In particular, the requested legislation would require the members of the President’s Working Group to study the OTC derivatives market to evaluate whether any additional safeguards are warranted. The scope of the study would be OTC derivative instruments, including swap agreements, and hybrid instruments. Following completion of the study, the President’s Working Group would develop recommendations, as may be appropriate, for changes in statutes, regulations, and policies to improve operation of this market and to enhance legal certainty for swap agreements and hybrid instruments. The legislation would require the President’s Working Group to submit a report to Congress describing the study and setting forth any recommendations.

Because of the importance of legal certainty to market participants, the legislation would also maintain the regulatory status quo by imposing a temporary moratorium on the CFTC’s ability to restrict its current exemptions for hybrid instruments and swap agreements. More specifically, the legislation would require that prior to the enactment of legislation reauthorizing the CFTC, the CFTC would not be permitted to promulgate any proposed or final rule, regulation, or order – or issue any interpretive or policy statement – restricting or regulating activity in any hybrid instrument or swap agreement currently eligible for exemption under the CFTC’s regulations. The legislation would also provide legal certainty to derivatives based on non-exempt securities.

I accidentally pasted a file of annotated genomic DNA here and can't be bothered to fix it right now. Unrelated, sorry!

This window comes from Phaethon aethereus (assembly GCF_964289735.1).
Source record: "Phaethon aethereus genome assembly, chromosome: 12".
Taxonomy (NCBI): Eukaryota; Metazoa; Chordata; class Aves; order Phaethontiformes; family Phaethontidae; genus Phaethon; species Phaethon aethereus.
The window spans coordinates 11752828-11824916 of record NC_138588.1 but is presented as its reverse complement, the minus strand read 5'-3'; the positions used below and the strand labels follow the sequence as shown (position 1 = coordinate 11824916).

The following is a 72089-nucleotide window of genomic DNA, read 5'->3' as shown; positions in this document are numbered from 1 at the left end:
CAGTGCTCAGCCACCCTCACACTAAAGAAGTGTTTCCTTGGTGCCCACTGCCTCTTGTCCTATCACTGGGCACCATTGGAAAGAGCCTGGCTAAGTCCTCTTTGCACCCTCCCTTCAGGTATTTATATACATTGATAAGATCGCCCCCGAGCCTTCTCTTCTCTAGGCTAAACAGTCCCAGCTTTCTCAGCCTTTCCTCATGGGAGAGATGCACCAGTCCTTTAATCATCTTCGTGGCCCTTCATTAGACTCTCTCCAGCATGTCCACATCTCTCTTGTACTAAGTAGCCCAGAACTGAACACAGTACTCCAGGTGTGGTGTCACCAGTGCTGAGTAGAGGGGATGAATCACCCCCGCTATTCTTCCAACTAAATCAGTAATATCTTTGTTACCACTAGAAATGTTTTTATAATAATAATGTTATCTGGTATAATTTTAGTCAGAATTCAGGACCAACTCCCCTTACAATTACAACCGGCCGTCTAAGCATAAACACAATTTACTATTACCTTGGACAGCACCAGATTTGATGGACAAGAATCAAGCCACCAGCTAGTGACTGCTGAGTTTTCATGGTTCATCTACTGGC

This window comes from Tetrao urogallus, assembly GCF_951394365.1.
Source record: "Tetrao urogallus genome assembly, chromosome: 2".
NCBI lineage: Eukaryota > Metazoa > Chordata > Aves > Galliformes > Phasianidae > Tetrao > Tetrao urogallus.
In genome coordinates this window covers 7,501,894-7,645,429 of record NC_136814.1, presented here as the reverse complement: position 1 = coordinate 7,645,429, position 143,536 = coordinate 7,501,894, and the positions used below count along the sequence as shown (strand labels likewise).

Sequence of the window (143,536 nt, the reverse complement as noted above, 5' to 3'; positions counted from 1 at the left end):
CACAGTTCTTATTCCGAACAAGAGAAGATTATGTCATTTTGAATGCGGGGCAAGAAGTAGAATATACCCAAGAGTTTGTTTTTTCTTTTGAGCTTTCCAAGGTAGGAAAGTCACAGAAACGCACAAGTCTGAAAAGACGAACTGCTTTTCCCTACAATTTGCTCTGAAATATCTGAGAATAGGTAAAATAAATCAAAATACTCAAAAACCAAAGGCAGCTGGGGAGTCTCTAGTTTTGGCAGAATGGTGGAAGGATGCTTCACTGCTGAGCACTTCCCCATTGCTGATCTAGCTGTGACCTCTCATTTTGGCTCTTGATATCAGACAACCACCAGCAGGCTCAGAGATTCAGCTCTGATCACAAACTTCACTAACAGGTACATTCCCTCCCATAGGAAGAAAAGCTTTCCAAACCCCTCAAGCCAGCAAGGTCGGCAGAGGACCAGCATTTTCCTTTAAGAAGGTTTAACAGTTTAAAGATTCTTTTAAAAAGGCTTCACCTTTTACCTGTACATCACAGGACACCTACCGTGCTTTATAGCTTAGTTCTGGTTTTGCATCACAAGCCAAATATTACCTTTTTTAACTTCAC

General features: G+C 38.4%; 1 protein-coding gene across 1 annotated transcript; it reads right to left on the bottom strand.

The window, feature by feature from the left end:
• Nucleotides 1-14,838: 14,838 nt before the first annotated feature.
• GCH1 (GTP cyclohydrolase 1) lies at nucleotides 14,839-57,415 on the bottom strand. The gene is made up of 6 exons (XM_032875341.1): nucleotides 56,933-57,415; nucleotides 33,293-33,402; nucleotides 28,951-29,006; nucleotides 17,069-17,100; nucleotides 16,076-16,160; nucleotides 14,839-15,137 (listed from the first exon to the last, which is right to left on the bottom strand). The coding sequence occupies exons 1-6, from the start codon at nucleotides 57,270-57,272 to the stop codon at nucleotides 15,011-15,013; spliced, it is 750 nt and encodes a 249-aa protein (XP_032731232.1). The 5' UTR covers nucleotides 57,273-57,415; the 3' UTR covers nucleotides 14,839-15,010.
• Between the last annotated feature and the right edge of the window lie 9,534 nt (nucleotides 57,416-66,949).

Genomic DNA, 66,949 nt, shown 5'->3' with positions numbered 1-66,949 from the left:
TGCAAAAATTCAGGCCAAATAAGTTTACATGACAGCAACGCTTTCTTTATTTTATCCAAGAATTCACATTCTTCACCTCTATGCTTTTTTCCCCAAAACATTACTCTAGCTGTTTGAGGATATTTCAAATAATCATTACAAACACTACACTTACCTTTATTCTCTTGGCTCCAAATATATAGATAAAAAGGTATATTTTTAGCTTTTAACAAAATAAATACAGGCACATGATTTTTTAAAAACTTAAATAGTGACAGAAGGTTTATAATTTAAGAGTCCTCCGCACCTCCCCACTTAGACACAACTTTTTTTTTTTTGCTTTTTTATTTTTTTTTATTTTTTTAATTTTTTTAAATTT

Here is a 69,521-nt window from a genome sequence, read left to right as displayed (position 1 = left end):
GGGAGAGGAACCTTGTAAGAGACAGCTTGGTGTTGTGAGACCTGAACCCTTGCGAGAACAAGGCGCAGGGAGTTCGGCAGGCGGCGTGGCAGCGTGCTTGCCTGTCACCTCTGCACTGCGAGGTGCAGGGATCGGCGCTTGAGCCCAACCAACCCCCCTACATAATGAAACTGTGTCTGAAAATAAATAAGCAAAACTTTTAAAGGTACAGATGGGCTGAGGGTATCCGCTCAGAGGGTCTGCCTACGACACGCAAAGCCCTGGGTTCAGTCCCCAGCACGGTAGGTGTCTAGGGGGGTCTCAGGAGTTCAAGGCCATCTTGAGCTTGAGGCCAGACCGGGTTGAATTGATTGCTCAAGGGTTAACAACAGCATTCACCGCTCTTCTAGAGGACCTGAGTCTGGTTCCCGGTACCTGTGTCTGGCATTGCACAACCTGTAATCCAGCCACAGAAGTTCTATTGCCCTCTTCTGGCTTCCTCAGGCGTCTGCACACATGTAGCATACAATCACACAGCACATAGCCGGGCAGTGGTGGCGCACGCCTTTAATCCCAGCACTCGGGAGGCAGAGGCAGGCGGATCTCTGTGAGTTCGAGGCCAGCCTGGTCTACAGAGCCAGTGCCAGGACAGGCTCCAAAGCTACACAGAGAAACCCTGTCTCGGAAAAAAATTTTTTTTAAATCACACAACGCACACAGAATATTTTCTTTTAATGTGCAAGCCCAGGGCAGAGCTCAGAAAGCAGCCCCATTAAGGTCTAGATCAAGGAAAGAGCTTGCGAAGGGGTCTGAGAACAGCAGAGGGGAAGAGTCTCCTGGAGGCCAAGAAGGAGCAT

Financial Derivatives Supervisory Improvement Act

In an effort to address legal certainty concerns in the OTC derivatives market, last month Chairman Leach introduced a bill, entitled the "Financial Derivatives Supervisory Improvement Act of 1998." Like the legislation requested by the President’s Working Group, this bill would impose a moratorium on the CFTC’s ability to restrict or regulate swaps and hybrid instruments, and would call for U.S. financial regulators to conduct a study of the regulation of the OTC derivatives and exchange-traded derivatives market.